Prior to the formation of The Walkmen, Walter Martin played in Jonathan Fire*Eater—as did two other members of The Walkmen. The New York-based (but D.C.-originated) band featured Stewart Lupton on vocals, and although the band’s career was short-lived in the ‘90s, its influence in the indie-rock scene carried on. Lupton passed away at the age of 43 on Sunday, as Pitchfork reports, and his former bandmate and childhood friend Martin wrote a tribute to him which he posted on his Twitter and Facebook.
In the full tribute, which can be read on Martin’s Facebook page, Martin refers to a conversation he had with Lupton a few weeks ago, as well as to the poems Lupton had written and read to him—poems at once magical and real.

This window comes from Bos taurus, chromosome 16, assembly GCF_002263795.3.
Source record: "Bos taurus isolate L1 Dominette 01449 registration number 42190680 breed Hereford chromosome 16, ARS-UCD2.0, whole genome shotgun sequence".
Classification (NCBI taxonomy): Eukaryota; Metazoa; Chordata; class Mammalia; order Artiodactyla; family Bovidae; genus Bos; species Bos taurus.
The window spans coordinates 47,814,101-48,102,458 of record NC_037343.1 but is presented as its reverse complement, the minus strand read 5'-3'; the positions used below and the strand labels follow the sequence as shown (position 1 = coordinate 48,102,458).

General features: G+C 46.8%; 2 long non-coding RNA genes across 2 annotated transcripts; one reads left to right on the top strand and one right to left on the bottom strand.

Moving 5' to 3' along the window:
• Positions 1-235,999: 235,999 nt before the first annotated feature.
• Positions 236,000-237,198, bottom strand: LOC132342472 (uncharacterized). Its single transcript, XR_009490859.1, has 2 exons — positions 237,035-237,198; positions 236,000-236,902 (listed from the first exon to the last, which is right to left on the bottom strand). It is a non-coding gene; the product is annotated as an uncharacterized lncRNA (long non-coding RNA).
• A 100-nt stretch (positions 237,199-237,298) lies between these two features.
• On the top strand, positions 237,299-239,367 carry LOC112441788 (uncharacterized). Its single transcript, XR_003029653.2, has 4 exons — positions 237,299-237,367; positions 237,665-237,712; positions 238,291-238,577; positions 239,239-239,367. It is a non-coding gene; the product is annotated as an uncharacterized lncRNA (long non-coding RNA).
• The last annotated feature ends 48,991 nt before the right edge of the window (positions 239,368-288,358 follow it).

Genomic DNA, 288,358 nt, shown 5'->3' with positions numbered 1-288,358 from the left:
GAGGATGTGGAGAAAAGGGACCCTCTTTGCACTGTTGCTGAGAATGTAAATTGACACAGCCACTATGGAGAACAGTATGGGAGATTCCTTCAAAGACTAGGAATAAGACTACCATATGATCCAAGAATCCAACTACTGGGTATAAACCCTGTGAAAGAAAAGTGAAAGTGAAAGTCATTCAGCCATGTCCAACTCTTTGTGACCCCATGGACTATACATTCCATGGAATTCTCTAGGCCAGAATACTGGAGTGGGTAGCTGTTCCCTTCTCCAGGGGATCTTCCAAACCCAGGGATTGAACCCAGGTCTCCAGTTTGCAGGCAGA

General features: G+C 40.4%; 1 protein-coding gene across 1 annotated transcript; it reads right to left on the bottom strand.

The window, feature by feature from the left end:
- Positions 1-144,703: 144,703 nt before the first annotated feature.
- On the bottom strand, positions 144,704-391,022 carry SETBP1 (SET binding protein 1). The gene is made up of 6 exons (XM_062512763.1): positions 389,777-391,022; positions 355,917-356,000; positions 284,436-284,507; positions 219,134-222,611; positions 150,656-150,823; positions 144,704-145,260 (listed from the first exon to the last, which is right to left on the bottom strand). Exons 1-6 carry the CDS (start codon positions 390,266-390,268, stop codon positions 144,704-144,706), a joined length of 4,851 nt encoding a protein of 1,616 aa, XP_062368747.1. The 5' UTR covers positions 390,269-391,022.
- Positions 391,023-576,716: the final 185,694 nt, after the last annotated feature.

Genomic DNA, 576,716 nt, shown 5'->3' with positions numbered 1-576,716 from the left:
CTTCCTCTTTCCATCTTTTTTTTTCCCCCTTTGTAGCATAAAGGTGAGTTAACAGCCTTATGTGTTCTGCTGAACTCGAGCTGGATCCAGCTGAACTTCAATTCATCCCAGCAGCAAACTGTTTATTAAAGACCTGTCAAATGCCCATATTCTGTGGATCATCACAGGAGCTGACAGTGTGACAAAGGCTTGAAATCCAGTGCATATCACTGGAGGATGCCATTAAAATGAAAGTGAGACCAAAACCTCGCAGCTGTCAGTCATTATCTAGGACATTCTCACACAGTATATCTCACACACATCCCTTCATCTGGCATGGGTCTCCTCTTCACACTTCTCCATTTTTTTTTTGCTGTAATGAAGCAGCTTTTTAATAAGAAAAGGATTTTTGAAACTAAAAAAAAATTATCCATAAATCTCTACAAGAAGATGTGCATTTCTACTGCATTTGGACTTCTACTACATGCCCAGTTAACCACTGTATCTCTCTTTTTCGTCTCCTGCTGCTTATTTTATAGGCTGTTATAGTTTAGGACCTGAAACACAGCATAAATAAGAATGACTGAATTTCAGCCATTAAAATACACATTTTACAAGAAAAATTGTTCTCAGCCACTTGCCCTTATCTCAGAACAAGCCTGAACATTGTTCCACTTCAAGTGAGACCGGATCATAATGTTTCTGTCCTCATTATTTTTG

You can read one of Martin’s favorite poems by Lupton—sent by Martin to Stereogum—here.
The vapor of the otherworldly trail from Lupton’s words shone prominently in his lyrics as well, and one can only imagine their power won’t disappear with Lupton’s death. The Child Ballads was one of Lupton’s musical projects after Jonathan Fire*Eater, and in addition to posting the audio from a show at La Flèche d’Or in Paris from 2007, The Child Ballads’ Facebook page wrote in his honor, “R.I.P Stewart, you tried hard to make your world an exciting place”—a reference to lyrics from the group’s song “Cheekbone Hollows.” One recurring and particularly gripping line in this song is, “that ain’t half as bad as the shadow that’s caught in the hollow of a cheekbone.”
The Walkmen also paid tribute to Lupton as a band, referencing his effect on their careers.
Listen to music by Jonathan Fire*Eater and The Child Ballads below.